According to Appellate Judge Rob Lineberger, The Net "2.0" has twice as many holes.
No. Money. No. Identity. No. Way Out.
The Net 2.0 tried its hardest to alienate me. It nearly succeeded. But for some perverse reason, I kinda liked it by the end.
Facts of the Case
Hope Cassidy (Nikki DeLoach, North Shore) takes a lucrative programming job in Istanbul when her slacker boyfriend James (Neil Hopkins, Lost) cools towards her. On the plane ride over, she makes friends with comely flight attendant Roxelana (Sebnem Dönmez, Runaway Mummy), who gives her an evil-eye bracelet and invites her to coffee. Everything looks shiny.
But Istanbul has a rough welcome in store for Hope. Her life will be stripped away, leaving her as fodder for the police, Interpol, and Russian gangs. Hope ends up in a Turkish prison at the hands of Dr. Kavak (Demet Akbag, Magic Carpet Ride), where she tries to clear her name. When Dr. Kavak shows no interest, Hope knows she is hopelessly trapped—in The Net!
When the film opens to a freeze frame of a woman running from police, and she informs us in voiceover that "Sometimes all you have left is your name…Hope," you know immediately that The Net 2.0 will spare no cliché nor avoid any cheap camera gimmick. The next hour and a half confirms that suspicion: The Net 2.0 is a constant assault of cheesy references and camera tricks. It is rare for ten seconds to pass without a whip pan, fadeout, slo-mo, freeze frame, security-cam, pixilation, fast-forward, stop-motion, or flyover shot. With apologies to Nikki DeLoach, it is equally rare for Hope to avoid sounding like a fresh-off-the-boat sorority girl reading for a soap opera. You don't so much watch The Net 2.0 as try to endure it.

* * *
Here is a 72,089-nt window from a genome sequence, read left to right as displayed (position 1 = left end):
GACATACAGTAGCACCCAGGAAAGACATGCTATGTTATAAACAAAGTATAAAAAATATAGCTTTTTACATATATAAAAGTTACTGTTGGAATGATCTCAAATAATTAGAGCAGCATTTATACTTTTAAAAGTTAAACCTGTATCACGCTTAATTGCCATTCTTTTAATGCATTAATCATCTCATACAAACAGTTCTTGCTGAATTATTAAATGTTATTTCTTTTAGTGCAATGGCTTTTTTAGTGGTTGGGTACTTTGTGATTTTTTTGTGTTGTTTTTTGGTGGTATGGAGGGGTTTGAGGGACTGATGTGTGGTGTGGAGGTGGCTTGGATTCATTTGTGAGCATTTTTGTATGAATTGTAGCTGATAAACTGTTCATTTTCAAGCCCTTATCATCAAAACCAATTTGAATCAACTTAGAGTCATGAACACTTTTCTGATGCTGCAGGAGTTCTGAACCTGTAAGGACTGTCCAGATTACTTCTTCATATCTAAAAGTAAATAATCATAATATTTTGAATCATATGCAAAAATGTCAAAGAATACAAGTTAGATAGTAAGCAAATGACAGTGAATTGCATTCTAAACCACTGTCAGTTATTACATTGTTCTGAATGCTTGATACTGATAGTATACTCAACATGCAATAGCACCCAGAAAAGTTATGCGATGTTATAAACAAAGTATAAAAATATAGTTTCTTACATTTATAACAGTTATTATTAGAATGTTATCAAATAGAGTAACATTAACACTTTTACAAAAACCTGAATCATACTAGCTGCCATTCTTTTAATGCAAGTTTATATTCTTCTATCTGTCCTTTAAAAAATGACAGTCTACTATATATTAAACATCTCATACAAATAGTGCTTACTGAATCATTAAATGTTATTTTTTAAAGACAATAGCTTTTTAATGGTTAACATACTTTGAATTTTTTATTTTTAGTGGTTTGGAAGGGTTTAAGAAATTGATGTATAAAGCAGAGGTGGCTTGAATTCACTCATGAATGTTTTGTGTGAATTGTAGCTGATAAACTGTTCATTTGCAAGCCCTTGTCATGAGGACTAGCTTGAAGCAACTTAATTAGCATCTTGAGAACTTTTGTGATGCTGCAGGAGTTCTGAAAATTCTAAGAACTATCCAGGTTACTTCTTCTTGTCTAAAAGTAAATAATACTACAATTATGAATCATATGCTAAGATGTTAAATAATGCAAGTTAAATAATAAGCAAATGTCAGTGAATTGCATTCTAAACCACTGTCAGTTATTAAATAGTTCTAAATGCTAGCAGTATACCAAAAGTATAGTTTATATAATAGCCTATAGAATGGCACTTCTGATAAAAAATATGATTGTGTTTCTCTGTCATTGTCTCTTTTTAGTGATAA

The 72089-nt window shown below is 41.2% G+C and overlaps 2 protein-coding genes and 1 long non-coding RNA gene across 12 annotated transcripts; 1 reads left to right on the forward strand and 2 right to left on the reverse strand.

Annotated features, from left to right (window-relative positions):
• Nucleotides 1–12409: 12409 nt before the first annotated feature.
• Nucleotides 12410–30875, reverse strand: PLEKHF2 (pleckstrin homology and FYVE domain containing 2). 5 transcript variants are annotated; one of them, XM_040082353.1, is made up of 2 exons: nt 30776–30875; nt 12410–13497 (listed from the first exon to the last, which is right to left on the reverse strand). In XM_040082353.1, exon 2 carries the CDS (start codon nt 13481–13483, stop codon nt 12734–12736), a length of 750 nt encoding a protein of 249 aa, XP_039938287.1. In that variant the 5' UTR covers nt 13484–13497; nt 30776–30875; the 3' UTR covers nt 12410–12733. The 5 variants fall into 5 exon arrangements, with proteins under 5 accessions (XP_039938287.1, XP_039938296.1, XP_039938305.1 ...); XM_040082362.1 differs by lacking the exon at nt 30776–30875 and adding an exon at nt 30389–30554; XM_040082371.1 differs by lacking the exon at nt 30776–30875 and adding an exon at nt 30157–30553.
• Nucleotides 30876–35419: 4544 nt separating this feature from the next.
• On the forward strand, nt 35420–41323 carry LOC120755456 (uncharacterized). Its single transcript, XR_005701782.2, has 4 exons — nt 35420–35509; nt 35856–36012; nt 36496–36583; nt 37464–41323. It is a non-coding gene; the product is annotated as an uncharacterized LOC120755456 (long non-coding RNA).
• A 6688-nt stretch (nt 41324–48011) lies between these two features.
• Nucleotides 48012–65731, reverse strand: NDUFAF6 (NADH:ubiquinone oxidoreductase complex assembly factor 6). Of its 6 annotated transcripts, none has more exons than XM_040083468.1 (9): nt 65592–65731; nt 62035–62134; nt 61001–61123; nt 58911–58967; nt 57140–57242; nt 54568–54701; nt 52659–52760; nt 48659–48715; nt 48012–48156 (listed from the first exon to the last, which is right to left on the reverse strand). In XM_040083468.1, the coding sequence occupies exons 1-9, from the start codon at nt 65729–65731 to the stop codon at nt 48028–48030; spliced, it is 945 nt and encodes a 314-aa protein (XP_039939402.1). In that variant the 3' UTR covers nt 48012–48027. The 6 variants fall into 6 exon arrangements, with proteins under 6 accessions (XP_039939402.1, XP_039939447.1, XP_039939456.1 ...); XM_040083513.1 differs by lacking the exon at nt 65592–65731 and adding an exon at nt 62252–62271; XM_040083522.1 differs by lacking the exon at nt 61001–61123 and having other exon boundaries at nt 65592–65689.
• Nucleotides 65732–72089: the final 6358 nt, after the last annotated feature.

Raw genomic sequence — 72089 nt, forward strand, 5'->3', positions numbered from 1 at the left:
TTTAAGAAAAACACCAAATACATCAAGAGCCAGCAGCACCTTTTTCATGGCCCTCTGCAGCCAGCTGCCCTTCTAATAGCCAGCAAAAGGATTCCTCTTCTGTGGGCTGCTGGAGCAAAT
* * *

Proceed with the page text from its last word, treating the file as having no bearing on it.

As clichés and yawns piled up faster than the dead bodies and the computer-enhanced footage flew past my eyes, I tried to ponder the nature of The Net 2.0, the reason for its existence. (Certainly, the world was not crying out for a sequel to The Net.) The Net 2.0 attempts worldly color by constantly interjecting shots of mosques, flocks of birds, downtrodden peoples, and other socio-artsy stuff. Yet this Turkish flair does little to inform the theme of the movie. Istanbul isn't so much a part of The Net 2.0 as a setting. It could happen anywhere—and without the constant red-herring shots of Byzantine architecture, it could happen more quickly and more clearly.
The Net 2.0 bends over backwards to create a grim labyrinth of paranoia, data dominance, and primal survival. It strips Hope's humanity away like a lamb's fleece. She is supposed to be a grit-filled, iron-cored sapling that surprises everyone with her fierce counterattack. It isn't Nikki DeLoach's fault that Hope fails miserably in this regard. Nikki does a fantastic job of acting like a jetlagged, soul-scarred, brilliant programmer. I've seen her Doppelganger in the database briefing rooms and corporate presentations that have peppered my IT career. But the dialogue she's given and the storm of action that surrounds her strips Hope of all credibility. Did you know that one bullet will blow up an entire car? Did you know that system admins are well versed in evading trained police forces? And apparently, your cell phone and handheld PC are the only tools necessary to crack your way into a billion-dollar bank vault.